Lessons from Sweden about going cashless
The most interesting ones are about the MEANING of money.
In ten years the proportion of Swedes using cash has fallen from 40 to 9%. Today, Just 1% of Sweden’s GDP circulates as cash, compared to 11% in the Euro zone.
Many shops and cafes in central Stockholm are already cash-free also thanks to Swedes’ fondness for splitting the bill in bars and restaurants: “It’s a lot more costly for a merchant or retailer to handle cash payments than card or electronic payments”.
More than 280,000 Swedes, including business owners in rural areas, need to travel over 20 kilometres to reach a cash deposit machine.
That is the more “ordinary” present. But it is already possible to pay by waving your bare hand over a cash register, if you planted a Biohax microhop in it (see below). And Sweden may also be the world’s first country to use a central bank digital currency (CBDC), a topic worth another full post, hopefully soon.
You can read much more about how cashless actually impacts (for better or for worse) Swede’s daily lives at Sweden.se, the Conversation, Wired and also in this Access to Cash report that commented about Sweden’s “dangers of sleepwalking into a cashless society”.
Let’s put biochipping off my chest, I mean hands, first: if you ask me, using my body just like I’d use a wallet, that is a container of payment tools, somehow cheapens it. Just like “injecting chips into workers”, just because it is easier than issuing them with a security pass.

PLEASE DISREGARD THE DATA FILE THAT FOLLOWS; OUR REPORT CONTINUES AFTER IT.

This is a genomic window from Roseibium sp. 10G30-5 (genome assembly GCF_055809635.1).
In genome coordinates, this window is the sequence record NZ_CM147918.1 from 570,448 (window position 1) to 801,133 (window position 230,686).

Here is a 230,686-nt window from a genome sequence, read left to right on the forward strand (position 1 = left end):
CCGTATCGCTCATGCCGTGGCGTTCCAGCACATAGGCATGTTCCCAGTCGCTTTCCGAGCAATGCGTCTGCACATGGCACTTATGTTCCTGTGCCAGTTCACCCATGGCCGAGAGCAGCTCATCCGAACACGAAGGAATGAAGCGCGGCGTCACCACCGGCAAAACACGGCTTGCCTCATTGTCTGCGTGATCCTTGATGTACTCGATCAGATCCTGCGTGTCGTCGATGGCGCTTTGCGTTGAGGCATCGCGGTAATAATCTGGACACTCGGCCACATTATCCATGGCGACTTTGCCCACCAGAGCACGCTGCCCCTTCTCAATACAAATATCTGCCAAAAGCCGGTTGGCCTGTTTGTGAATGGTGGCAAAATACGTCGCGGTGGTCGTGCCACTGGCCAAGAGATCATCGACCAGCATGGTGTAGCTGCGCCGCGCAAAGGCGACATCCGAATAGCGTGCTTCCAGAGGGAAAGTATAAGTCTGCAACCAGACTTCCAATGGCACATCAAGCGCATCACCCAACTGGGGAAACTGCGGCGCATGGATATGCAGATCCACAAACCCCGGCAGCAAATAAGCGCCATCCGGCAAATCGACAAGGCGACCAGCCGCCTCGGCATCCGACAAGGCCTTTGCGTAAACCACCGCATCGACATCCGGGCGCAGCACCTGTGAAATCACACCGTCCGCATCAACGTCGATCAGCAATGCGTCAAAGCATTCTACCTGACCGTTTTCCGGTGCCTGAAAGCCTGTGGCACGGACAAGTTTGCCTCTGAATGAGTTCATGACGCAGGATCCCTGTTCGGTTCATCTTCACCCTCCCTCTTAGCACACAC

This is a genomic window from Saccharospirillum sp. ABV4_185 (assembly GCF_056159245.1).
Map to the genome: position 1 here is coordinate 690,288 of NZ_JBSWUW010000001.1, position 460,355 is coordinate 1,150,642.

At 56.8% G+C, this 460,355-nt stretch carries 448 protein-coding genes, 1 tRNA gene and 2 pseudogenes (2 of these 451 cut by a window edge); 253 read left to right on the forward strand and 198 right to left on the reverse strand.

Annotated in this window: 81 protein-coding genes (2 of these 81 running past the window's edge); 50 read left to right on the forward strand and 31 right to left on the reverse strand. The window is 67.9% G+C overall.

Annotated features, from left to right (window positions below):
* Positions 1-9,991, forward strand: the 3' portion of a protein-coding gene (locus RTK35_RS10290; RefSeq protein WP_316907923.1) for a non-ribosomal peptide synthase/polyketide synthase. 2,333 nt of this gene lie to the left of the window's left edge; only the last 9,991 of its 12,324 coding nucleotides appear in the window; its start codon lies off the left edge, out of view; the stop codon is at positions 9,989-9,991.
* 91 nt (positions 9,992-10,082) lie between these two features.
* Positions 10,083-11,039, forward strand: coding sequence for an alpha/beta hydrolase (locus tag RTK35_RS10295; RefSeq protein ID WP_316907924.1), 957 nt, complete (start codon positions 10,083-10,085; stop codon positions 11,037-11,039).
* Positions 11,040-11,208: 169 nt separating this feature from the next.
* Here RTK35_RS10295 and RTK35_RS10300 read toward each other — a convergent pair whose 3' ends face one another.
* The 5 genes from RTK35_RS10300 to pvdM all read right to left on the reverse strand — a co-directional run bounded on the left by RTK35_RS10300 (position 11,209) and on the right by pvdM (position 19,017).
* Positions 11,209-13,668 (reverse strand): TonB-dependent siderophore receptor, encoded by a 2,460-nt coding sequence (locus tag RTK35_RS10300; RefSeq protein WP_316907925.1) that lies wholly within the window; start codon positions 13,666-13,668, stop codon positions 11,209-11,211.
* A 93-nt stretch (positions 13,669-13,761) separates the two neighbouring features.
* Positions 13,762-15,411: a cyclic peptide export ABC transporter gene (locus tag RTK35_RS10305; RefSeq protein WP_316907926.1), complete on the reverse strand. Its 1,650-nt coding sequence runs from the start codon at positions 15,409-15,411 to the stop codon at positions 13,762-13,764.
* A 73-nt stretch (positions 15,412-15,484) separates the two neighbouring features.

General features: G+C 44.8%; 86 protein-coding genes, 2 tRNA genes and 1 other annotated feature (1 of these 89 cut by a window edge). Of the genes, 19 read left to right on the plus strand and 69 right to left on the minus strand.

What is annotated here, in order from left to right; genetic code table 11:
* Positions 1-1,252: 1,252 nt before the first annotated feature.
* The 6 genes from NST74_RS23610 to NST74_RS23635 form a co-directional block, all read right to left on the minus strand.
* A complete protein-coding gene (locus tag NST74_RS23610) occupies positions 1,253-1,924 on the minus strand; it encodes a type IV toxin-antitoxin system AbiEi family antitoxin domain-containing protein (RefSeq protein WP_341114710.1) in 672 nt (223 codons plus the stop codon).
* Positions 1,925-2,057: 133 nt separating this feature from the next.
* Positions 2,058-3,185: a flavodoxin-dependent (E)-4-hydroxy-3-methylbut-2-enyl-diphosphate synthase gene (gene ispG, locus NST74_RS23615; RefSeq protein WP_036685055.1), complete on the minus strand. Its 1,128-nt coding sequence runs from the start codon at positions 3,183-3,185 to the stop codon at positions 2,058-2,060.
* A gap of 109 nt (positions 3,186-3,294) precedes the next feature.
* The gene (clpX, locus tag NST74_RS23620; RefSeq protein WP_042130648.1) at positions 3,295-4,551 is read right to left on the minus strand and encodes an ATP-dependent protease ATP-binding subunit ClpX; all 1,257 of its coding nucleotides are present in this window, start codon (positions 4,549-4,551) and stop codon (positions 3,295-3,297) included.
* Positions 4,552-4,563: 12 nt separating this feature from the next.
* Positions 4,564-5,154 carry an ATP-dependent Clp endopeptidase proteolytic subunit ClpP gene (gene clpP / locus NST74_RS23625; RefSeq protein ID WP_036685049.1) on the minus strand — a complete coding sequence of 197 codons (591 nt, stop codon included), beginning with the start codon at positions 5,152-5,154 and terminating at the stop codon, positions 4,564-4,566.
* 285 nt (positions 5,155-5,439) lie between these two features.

Other, more general problems of a completely cashless society are:
- compatibility with senior citizens: “in shops, old people [who pay with cards] do it very slowly”
- being robbed of some cash is awful. Being robbed of credit cards means “being robbed of all the money you have”
- at another level, even Swedish authorities still “advise everyone to keep cash at home in small denominations in case the payment system crashes”
- privacy, as in ““I don’t want the bank to know how much I spend on wine”
- loss of control, especially for poorer people who wold lose the possibility to “prevent their remaining money being eaten by direct debits”. (added on 2020/12/10: on this, read “When algorithms meet debt!)
Going cashless changes the very meaning of money
and this is the most interesting part:
- In Zimbabwe, moves toward cashlessness have been experienced as a disruption of pre-existing forms of economic life, rather than their seamless extension
- in Sweden itself, cashlessness is “forcing the country’s central bank to act in order to stay relevant [least] the general public no longer having access to [or need of] state-issued money”
This is stuff that makes one think, doesn’t it?